Cost Cutting at Nursing Homes Leaves Customer Care Lacking


There is a dangerous and growing trend in the nursing care industry that emphasizes profits at the expense of care. Elderly abuse or neglect has been reported in one out of every three nursing homes in the United States.

Why is this happening?  The rise in the cost of medical care has made nursing-home care a lucrative business. Whenever there is money to be made, big businesses will attempt to capitalize. More large public companies are operating nursing homes than ever before.

This shift towards profits ultimately has a negative impact on the quality of care.  The reason for this is that the nursing home industry is primarily a service industry and cutting costs essentially means cutting staff.  It is not hard to imagine that fewer staff can lead to substandard care; that substandard care can lead to negligence and neglect; and that negligence and neglect can lead to accidents and death.

Here are some troubling statistics:

  • 1.4 million  —  Current number of people who are living in U.S. nursing homes
  • 20,673  —  Complaints of abuse and gross neglect on behalf of nursing home residents in 2003
  • 1 in 14  —  Number of incidents of elder abuse reported to authorities
  • 90%  —   Percentage of U.S. nursing homes with staffing levels too low to provide adequate care
  • 16%  —  Drop in nurse assistants’ hours per resident day
  • $1.2 million  —  Amount Veena Ahjua, operator of a 314-bed New York nursing home, paid herself in 2000
  • 1 million  —  2006 Salary of Genesis HealthCare Corporation CEO, George V. Hager, Jr
  • $23,193  —  Median annual salary of a Certified Nurse Assistant 2008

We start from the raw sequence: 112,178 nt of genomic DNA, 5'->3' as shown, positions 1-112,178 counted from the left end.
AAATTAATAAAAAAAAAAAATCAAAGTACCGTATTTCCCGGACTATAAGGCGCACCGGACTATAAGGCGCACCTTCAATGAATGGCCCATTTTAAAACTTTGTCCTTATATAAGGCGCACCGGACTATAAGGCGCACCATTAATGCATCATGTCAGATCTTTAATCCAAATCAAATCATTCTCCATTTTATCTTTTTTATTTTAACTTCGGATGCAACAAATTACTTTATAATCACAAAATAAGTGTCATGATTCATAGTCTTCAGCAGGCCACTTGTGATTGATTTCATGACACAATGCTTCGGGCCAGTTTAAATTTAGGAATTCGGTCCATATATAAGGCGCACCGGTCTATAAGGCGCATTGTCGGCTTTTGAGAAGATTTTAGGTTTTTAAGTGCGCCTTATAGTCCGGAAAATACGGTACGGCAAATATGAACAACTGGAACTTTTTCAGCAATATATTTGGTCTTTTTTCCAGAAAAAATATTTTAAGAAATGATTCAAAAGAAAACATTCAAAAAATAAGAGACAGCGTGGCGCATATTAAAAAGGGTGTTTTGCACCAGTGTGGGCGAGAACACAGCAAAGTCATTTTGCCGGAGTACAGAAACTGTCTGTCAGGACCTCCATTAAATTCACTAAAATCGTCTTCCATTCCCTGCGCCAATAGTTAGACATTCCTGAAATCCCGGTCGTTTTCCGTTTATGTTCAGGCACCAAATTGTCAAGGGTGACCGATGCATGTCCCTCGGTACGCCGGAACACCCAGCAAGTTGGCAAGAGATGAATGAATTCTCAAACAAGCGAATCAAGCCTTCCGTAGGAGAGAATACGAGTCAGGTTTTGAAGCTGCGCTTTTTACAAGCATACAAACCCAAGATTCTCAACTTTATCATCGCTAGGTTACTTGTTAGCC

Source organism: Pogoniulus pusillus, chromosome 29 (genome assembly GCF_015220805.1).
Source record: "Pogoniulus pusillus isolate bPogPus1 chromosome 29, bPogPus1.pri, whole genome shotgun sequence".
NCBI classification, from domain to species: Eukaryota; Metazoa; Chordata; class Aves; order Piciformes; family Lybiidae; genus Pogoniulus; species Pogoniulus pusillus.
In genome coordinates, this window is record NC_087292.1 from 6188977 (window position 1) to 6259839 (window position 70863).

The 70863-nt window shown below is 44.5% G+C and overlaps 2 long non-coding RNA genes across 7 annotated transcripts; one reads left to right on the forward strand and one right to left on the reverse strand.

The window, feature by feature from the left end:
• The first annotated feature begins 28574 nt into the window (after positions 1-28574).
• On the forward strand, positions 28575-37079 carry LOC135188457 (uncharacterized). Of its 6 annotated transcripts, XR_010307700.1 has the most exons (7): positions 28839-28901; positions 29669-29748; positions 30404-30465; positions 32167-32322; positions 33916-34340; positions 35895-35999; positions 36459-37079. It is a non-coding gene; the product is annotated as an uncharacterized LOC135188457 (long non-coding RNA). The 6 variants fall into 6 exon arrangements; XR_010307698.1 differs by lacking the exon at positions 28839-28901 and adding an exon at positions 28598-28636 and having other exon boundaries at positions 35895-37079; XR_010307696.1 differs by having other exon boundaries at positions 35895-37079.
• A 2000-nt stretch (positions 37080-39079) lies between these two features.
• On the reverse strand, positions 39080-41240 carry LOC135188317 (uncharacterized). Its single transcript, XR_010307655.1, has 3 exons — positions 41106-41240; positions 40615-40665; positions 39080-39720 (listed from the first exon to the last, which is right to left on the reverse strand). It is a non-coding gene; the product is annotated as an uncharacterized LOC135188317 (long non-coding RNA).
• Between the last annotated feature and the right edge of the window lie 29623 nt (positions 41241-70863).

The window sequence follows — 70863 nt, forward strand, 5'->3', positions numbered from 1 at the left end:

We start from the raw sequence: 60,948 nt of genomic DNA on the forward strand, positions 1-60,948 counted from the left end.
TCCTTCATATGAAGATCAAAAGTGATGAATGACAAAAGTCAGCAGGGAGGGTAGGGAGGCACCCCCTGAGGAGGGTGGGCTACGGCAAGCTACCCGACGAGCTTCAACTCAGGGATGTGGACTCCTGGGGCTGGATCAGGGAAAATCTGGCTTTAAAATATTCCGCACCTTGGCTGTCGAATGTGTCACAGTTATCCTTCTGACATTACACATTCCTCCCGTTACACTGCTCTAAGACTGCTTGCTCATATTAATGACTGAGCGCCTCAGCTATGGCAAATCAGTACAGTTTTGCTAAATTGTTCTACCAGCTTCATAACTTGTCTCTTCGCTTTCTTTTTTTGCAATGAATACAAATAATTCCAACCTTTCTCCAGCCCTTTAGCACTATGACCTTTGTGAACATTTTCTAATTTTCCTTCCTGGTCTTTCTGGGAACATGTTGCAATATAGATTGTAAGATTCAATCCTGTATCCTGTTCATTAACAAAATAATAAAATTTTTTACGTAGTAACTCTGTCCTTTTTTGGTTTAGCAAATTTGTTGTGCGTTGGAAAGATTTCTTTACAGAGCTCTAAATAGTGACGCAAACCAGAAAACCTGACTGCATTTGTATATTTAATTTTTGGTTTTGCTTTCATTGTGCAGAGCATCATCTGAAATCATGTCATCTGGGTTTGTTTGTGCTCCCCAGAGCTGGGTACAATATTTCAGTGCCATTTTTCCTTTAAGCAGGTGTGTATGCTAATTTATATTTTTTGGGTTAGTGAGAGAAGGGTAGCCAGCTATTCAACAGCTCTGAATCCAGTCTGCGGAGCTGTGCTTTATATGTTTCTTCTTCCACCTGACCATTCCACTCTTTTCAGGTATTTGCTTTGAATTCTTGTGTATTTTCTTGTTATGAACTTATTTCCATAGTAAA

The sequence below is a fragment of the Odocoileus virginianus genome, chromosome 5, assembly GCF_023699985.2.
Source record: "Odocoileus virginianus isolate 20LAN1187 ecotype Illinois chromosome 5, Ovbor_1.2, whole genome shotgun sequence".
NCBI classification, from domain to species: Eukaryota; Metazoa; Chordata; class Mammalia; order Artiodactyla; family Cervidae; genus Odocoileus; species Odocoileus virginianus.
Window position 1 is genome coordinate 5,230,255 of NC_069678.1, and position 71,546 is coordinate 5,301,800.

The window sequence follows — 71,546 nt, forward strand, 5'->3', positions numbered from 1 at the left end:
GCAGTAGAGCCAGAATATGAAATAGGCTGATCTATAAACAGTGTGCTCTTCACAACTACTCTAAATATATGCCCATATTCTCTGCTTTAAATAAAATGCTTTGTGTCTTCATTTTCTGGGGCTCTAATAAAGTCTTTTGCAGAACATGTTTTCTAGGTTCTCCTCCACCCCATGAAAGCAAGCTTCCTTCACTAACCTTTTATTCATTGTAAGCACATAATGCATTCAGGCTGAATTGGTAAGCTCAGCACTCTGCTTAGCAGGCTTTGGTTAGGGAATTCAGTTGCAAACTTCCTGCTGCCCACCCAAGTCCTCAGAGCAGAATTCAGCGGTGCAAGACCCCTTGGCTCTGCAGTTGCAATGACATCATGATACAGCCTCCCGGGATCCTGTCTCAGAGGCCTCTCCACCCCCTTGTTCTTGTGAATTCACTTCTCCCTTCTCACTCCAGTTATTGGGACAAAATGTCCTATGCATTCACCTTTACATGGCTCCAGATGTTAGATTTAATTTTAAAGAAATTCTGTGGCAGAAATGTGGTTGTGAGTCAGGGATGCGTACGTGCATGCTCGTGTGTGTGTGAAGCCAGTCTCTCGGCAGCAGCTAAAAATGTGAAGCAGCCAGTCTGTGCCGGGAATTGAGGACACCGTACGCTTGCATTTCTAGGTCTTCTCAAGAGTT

• 4.55  —  Recommended minimum hours of direct nursing care per resident per day
  • 3.7  —  Actual hours of direct nursing care per resident per day

A recent report produced by CBS found shocking forms of abuse occurring inside nursing homes across the country:

“CBS News first reported last year with the story of Helen Love. She was attacked by a certified nurse’s assistant at a Sacramento facility, who was angered she’d soiled herself.  ‘He choked me and went and broke my neck and broke my wrist,’ said Love.”

It may be hard to imagine these types of atrocities happening, but they do.  Nurses are being asked to do more work for less pay.  This leads to an unsustainable situation.

There are 6 different types of abuse that you should know about:

  1. Physical abuse – the use of force to cause bodily injury or pain
  2. Emotional abuse- intimidation, humiliation, and isolation . . . feeling bullied
  3. Neglect- failure to provide for necessities . . . bedsores, malnutrition, dehydration
  4. Abandonment- the desertion of an elderly person by someone responsible
  5. Financial exploitation- defrauding, coercion, theft
  6. Self-neglect- malnutrition, untreated medical conditions, poor hygiene

Our loved ones are more than just numbers on a corporate spreadsheet.  They deserve to be treated with care, love, and attention.  If your loved one has suffered abuse or neglect at the hands of nursing home negligence, please contact Cuthbert Law Offices.  We specialize in Accidents, Personal Injuries, and Social Security Disability.